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Written in the year 1712.



ÍT will be in vain to deny that I have some regard for this piece, since I dedicate it to you. Yet you may bear me witness, it was intended only to divert a few young ladies, who have good sense and good humour enough to laugh not only at their sex's little unguarded follies, but at their own. But as it was communicated with the air of a secret, it soon found its way into the world. An imperfect copy having been offered to a bookseller, you had the good-nature,


for my sake, to consent to the publication of one more correct : this I was forced to before I had executed half my design, for the machinery was entirely wanting to complete it.

The machinery, Madam, is a term invented by the critics, to signify that part which the deities, angels, or dæmons, are made to act in a poem: for the ancient poets are in one respect like many modern ladies, let an action be ever so trivial in itself, they always make it appear of the utmost importance. These machines I determined to raise on a very new and odd foundation, the Rosicrusian doctrine of spirits.

I know how disagreeable it is to make use of hard words before a lady; but it is so much the concern of a poet to have his works understood, and particularly by your sex, that you must give me leave to explain two or three difficult terms.

The Rosicrusians are a people I must bring you acquainted with. The best account I know of them is in a French book called Le Compte de Gabalis, which, both in its title and size, is so like a novel, that many of the fair sex have read it for one by mistake. According to these gentlemen, the four elements are inhabited by spirits, which they call Sylphs, Gnomes,


Nymphs, and Salamanders. The gnomes, or dæmons of earth, delight in mischief; but the sylphs, whose habitation is in the air, are the best-conditioned creatures imaginable : for they say, any mortal may enjoy the most intimate familiarities with these gentle spirits, upon a condition very easy to all true 'adepts, an inviolate preservation of chastity.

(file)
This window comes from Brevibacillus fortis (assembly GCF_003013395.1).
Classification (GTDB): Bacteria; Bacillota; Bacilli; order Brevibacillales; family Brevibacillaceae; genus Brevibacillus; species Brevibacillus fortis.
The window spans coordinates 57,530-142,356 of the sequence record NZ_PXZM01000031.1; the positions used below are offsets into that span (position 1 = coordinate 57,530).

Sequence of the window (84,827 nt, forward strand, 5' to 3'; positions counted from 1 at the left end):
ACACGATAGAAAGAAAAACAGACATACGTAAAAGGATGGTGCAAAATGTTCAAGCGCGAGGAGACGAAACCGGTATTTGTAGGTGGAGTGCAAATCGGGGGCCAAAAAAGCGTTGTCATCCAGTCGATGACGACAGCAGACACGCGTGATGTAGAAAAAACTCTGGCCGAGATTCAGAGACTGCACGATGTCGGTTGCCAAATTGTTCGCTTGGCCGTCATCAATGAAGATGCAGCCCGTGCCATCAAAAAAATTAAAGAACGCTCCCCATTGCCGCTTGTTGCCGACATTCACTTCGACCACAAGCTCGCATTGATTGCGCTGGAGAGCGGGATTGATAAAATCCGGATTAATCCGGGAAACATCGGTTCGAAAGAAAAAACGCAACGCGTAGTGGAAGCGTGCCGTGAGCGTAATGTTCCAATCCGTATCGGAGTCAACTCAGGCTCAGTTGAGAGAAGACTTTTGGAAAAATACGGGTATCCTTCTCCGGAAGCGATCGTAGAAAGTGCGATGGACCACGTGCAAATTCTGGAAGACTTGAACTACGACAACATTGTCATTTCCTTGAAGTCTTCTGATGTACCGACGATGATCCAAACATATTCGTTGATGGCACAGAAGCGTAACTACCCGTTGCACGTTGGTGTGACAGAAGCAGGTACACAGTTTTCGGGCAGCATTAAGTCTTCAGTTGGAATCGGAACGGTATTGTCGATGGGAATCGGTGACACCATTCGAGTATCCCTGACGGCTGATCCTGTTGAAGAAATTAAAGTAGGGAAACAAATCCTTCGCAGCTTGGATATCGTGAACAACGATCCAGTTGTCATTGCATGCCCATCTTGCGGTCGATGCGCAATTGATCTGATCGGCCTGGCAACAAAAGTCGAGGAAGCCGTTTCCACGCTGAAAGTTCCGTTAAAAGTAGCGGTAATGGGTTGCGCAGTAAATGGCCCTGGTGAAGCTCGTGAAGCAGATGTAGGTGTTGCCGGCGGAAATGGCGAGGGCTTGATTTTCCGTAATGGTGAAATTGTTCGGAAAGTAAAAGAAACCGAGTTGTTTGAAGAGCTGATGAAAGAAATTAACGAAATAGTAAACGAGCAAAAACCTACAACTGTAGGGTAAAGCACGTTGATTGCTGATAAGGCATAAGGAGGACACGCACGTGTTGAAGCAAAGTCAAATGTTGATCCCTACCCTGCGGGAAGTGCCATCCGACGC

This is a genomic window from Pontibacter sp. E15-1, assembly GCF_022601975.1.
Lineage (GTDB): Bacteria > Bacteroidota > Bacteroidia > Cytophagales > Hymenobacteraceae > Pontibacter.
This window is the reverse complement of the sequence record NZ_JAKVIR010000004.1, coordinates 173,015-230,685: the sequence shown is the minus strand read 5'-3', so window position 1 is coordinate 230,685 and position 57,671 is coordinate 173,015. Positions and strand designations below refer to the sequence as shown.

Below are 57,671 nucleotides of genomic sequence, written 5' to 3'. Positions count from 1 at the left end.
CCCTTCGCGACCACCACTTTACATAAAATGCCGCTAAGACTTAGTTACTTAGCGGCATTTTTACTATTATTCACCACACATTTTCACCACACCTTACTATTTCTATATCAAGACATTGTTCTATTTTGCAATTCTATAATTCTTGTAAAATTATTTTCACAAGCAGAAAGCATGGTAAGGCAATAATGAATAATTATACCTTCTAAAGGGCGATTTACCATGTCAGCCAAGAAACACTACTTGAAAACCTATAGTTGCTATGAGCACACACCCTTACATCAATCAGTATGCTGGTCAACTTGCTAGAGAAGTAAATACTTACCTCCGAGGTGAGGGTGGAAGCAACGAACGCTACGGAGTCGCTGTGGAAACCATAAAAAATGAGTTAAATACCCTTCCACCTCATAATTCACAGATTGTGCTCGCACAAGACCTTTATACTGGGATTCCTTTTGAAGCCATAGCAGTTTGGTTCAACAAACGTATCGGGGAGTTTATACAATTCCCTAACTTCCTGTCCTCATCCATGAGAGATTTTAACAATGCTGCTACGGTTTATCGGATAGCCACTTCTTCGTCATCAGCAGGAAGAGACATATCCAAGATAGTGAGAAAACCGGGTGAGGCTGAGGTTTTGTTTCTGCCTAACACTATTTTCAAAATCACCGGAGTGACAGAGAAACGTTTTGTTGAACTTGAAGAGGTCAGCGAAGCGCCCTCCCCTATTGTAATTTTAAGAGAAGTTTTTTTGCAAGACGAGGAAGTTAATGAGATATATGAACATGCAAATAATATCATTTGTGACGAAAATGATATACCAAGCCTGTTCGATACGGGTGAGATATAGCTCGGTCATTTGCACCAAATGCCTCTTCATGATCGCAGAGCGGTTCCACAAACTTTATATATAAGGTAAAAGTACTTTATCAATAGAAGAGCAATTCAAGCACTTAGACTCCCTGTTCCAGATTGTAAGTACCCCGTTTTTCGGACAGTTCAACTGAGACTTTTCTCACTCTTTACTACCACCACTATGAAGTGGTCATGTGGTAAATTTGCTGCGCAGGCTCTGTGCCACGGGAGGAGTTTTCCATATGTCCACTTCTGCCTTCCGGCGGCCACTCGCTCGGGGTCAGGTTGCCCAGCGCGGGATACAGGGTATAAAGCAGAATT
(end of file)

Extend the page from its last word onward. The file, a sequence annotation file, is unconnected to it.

As to the following Cantos, all the passages of them are as fabulous as the Vision at the beginning, or the Transformation at the end; (except the loss of your, hair, which I always mention with reverence.) The human persons are as fictitious as the airy ones; and the character of Belinda, as it is now managed, resembles you in nothing but in beauty.

If this Poem had as many graces as there are in your person, or in your mind, yet I could never hope it should pass through the world half so uncensured as you have done. But let its fortune be what it will, mine is happy enough, to have given me this occasion of assaring you that I am, with the truest esteem,

Your most obedient, humble servant,

A. Pope.



Nolueram, Belinda, tuos violare capillos;
Sed juvat, hoc precibus me tribuisse tuis.



CANTO. I. WHAT dire offence from am'rous causes springs, What mighty contests rise from trivial things, I sing.... This verse to Caryl, Muse! is due : This, e'en Belinda may vouchsafe to view : Slight is the subject, but not so the praise, 5 If she inspire, and he approve my lays.

Say, what strange motive, goddess! could compel A well-bred lord t' assault a gentle belle ? O say, what stranger cause, yet unexplor'd, Could make a gentle belle reject a lord ?

10 In tasks so bold can little men engage ? And in soft bosoms dwells such mighty rage?

Sol through white curtains shot a tim'rous ray, And op'd those eyes that must eclipse the day : Now lap-dogs give themselves the rousing shake, 15 And sleepless lovers, just at twelve, awake : Thrice rung the bell, the slipper knock'd the ground, And the press'd watch return'd a silver sound.

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